Bacteria use chemicals to talk to each other and to nonbacterial cells as well. These exchanges work much as human language does, says Herbert Levine of the University of California, San Diego’s Center for Theoretical Biological Physics. With colleagues from Tel Aviv University, Levine proposed in the August 2004 Trends in Microbiology that bacteria “maintain linguistic communication,” enabling them to engage in intentional behavior both singly and in groups. In other words, they have “social intelligence.”

…Researchers have found several reasons to believe that bacteria affect the mental health of humans. For one thing, bacteria produce some of the same types of neurotransmitters that regulate the function of the human brain. The human intestine contains a network of neurons, and the gut network routinely communicates with the brain. Gut bacteria affect that communication. “The bugs are talking to each other, and they’re talking to their host, and their host talks back,” Young says. The phrase “gut feeling” is probably, literally true.…

…Giovannoni stops short of claiming that bacteria are actually thinking. But the litany of bacterial talents does nibble at conventional assumptions about thinking: Bacteria can distinguish “self” from “other,” and between their relatives and strangers; they can sense how big a space they’re in; they can move as a unit; they can produce a wide variety of signaling compounds, including at least one human neurotransmitter; they can also engage in numerous mutually beneficial relationships with their host’s cells. Even more impressive, some bacteria, such as Myxococcus xanthus, practice predation in packs, swarming as a group over prey microbes such as E. coli and dissolving their cell walls.…

Read the whole article:

18 October 2010

Financially-troubled Japanese railway pins turnaround hopes on uniformed monkeys

"The monkeys, aged seven months and three months, were dressed in blue uniforms made from traditional local fabrics complete with mini hats before being formally appointed station masters and “special city residents” by the local mayor. The pair will now go on duty at the station located on the Hojo-cho line, which currently operates Japan’s first biodiesel fuel train. The monkeys belong to a local resident who proposed the unusual arrangement in order to help revive the fortunes of the financially troubled railway line, according to the Mainichi newspaper.

12 October 2010

What are ants telling us?

The anthill:  model for utopia or dystopia?

E.O. Wilson, who knows as much about ants as anybody, thinks we ought to worry, based on the way he sees ants dealing with resource shortages.
  Or maybe we ought not to worry about whether or not we act like ants and instead focus on our behavior. What do you think?
 From a recent article about Wilson:
…He has joked that Karl Marx had it right about socialism, he just got the wrong species. In his writings he is wont to emphasise the beneficence of ants, how an ant with a full stomach will regurgitate liquid food for those without, and how the old will venture into battle so that the young can survive. That may confirm some of the findings of “Mutual Aid”, the pioneering 1902 study of altruism in animals by the Russian anarchist Prince Pyotr Kropotkin. But is this really socialism? To the casual observer the ant colony looks more like a Nazi ideal, where the weak are shed and fed upon, and those who have the slightest scent of another colony are sprayed with a chemical marking them out for death. It makes one glad to be human.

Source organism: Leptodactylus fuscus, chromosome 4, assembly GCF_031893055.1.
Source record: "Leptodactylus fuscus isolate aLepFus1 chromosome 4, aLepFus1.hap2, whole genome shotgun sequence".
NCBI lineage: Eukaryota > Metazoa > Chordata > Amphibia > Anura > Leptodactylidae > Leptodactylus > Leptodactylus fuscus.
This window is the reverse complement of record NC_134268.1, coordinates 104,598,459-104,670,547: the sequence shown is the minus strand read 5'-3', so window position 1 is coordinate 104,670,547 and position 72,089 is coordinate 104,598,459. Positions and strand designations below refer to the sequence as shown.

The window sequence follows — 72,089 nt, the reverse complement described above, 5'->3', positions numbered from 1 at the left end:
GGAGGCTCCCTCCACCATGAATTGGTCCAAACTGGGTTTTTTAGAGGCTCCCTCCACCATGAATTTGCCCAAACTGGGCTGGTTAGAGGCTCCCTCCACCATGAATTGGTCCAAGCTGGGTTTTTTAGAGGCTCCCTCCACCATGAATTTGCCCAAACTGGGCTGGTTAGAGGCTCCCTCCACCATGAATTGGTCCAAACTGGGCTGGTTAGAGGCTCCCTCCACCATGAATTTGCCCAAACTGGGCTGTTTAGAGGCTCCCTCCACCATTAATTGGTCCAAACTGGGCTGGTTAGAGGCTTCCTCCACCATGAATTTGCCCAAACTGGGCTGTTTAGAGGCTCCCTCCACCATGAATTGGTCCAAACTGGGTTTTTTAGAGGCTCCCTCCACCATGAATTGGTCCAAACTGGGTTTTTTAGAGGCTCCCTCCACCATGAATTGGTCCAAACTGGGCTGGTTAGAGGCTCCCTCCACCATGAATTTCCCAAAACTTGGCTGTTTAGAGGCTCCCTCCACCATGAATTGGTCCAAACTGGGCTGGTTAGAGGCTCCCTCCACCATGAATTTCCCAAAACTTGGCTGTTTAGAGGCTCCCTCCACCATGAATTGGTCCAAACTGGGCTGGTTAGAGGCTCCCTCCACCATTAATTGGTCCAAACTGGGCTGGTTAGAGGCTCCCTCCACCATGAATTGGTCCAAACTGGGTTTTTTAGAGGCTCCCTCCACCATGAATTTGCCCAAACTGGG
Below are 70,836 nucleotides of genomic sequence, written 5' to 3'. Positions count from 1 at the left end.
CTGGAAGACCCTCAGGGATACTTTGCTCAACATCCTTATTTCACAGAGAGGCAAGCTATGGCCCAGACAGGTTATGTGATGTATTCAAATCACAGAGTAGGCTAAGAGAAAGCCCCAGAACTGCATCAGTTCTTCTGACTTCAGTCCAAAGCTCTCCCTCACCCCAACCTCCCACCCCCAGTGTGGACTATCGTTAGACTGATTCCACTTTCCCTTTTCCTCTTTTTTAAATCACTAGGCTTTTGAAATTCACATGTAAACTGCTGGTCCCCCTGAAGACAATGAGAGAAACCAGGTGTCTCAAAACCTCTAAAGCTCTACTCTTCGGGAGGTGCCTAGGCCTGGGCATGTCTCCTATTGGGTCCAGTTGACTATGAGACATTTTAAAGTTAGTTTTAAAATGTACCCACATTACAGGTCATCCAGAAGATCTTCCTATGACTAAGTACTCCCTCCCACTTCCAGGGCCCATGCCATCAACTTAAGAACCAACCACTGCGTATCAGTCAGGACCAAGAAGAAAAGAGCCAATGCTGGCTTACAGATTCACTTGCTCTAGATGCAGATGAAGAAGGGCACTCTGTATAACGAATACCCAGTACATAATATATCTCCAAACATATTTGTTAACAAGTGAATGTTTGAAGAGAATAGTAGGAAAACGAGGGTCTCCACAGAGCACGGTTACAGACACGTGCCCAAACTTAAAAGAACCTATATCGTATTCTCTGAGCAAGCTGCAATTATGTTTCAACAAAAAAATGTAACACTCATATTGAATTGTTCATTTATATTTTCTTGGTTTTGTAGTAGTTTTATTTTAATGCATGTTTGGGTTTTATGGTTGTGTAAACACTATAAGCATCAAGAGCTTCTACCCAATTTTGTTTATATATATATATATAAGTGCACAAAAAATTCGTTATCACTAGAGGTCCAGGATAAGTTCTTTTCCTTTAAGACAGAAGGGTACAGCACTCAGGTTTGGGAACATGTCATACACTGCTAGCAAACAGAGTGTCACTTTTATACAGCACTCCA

When Wilson unveiled sociobiology in 1975, it met with an angry response. Feminists, Marxists and Christians were opposed; so was Stephen Jay Gould, another Harvard biologist. But Wilson’s belief in sociobiology has not wavered. He leans forward and folds his hands together. “History is almost certainly colony against individual and colony against colony. If group selection is correct, what you would expect to find is an intense human desire to form groups that attack other groups; bands of brothers, teams.” Then comes the rider. “As shortages in oil and other energy sources increase, we will see insect traits. Group conflict is so deeply endemic that we will never diminish it until we confront it.”…
…We were not driven from Eden. Instead, we destroyed most of it.

They work together, share food and send their elders into battle to protect the young. And the world authority on them thinks they have a lot to teach us. J.M. Ledgard goes to Harvard to discuss ants, and more, with E.O. Wilson ...
From INTELLIGENT LIFE Magazine, Autumn 2010
More Intelligent Life (http://moreintelligentlife.com)

06 October 2010

Surprisingly social lizards & ferocious robins

Seems that every time they look a bit closer at nonhumans, researchers find our fellow Earthlings more complex, more "like us" than humans expected.  Seems reasonable to assume that we continue to underestimate them. 

The latest example: " Researchers at the University of California, Santa Cruz, have found that a species of lizard in the Mojave Desert lives in family groups and shows patterns of social behavior more commonly associated with mammals and birds. Their investigation of the formation and stability of family groups in desert night lizards (Xantusia vigilis) provides new insights into the evolution of cooperative behavior."

Robin song is suited to cooler air, to mornings and evenings in spring and summer and the shorter day length later. It has a sharp-edged clarity, with liquid runs and etched phrases enhanced by the sounding woods. Here there is some leaf cover surrounding still, open, well-lit spaces which act as studios for the singing birds. Robins have a reputation for ferocity with each other and a lack of fear with us. They also have a sweetness of song which reaches points where joy and melancholy merge. This is where the mood is shaped which, with the fragrance of leaf-rot and rain, fruits and earth, create what we feel as autumn.